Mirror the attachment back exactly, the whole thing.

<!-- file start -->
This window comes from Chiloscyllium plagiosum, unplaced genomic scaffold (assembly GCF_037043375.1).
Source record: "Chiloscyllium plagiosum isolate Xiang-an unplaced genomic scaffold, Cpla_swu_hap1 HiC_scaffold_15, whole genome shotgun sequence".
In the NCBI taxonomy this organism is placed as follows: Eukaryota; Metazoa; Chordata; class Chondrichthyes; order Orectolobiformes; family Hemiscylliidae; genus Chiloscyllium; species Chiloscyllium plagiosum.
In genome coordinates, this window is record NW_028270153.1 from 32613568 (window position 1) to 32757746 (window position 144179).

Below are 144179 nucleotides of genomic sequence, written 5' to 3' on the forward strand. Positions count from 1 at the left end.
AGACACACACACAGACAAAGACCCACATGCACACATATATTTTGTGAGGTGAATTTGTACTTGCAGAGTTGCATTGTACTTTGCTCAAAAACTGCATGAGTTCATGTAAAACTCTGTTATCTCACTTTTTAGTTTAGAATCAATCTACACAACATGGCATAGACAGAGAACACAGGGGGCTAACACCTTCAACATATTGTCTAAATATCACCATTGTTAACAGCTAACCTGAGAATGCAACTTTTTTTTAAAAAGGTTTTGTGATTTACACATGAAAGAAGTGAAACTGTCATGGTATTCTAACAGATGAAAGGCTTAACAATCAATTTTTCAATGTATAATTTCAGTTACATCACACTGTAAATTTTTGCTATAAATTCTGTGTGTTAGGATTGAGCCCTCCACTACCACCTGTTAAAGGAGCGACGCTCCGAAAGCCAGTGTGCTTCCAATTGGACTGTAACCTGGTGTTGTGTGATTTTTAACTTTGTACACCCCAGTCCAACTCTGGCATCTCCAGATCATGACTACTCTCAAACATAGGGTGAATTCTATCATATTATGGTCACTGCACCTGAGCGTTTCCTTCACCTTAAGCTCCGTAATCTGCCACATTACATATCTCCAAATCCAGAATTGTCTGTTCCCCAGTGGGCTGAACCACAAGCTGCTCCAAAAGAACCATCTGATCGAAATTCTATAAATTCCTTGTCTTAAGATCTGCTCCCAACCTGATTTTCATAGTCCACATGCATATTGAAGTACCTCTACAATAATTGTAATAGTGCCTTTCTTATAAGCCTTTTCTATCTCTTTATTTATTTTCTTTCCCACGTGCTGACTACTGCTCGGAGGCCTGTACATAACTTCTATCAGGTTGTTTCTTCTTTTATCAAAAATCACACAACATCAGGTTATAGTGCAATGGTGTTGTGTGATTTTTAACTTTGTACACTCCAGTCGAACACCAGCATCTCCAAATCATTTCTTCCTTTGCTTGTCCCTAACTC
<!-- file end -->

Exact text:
This window comes from Chiloscyllium plagiosum, unplaced genomic scaffold (assembly GCF_037043375.1).
Source record: "Chiloscyllium plagiosum isolate Xiang-an unplaced genomic scaffold, Cpla_swu_hap1 HiC_scaffold_15, whole genome shotgun sequence".
In the NCBI taxonomy this organism is placed as follows: Eukaryota; Metazoa; Chordata; class Chondrichthyes; order Orectolobiformes; family Hemiscylliidae; genus Chiloscyllium; species Chiloscyllium plagiosum.
In genome coordinates, this window is record NW_028270153.1 from 32613568 (window position 1) to 32757746 (window position 144179).

Below are 144179 nucleotides of genomic sequence, written 5' to 3' on the forward strand. Positions count from 1 at the left end.
AGACACACACACAGACAAAGACCCACATGCACACATATATTTTGTGAGGTGAATTTGTACTTGCAGAGTTGCATTGTACTTTGCTCAAAAACTGCATGAGTTCATGTAAAACTCTGTTATCTCACTTTTTAGTTTAGAATCAATCTACACAACATGGCATAGACAGAGAACACAGGGGGCTAACACCTTCAACATATTGTCTAAATATCACCATTGTTAACAGCTAACCTGAGAATGCAACTTTTTTTTAAAAAGGTTTTGTGATTTACACATGAAAGAAGTGAAACTGTCATGGTATTCTAACAGATGAAAGGCTTAACAATCAATTTTTCAATGTATAATTTCAGTTACATCACACTGTAAATTTTTGCTATAAATTCTGTGTGTTAGGATTGAGCCCTCCACTACCACCTGTTAAAGGAGCGACGCTCCGAAAGCCAGTGTGCTTCCAATTGGACTGTAACCTGGTGTTGTGTGATTTTTAACTTTGTACACCCCAGTCCAACTCTGGCATCTCCAGATCATGACTACTCTCAAACATAGGGTGAATTCTATCATATTATGGTCACTGCACCTGAGCGTTTCCTTCACCTTAAGCTCCGTAATCTGCCACATTACATATCTCCAAATCCAGAATTGTCTGTTCCCCAGTGGGCTGAACCACAAGCTGCTCCAAAAGAACCATCTGATCGAAATTCTATAAATTCCTTGTCTTAAGATCTGCTCCCAACCTGATTTTCATAGTCCACATGCATATTGAAGTACCTCTACAATAATTGTAATAGTGCCTTTCTTATAAGCCTTTTCTATCTCTTTATTTATTTTCTTTCCCACGTGCTGACTACTGCTCGGAGGCCTGTACATAACTTCTATCAGGTTGTTTCTTCTTTTATCAAAAATCACACAACATCAGGTTATAGTGCAATGGTGTTGTGTGATTTTTAACTTTGTACACTCCAGTCGAACACCAGCATCTCCAAATCATTTCTTCCTTTGCTTGTCCCTAACTC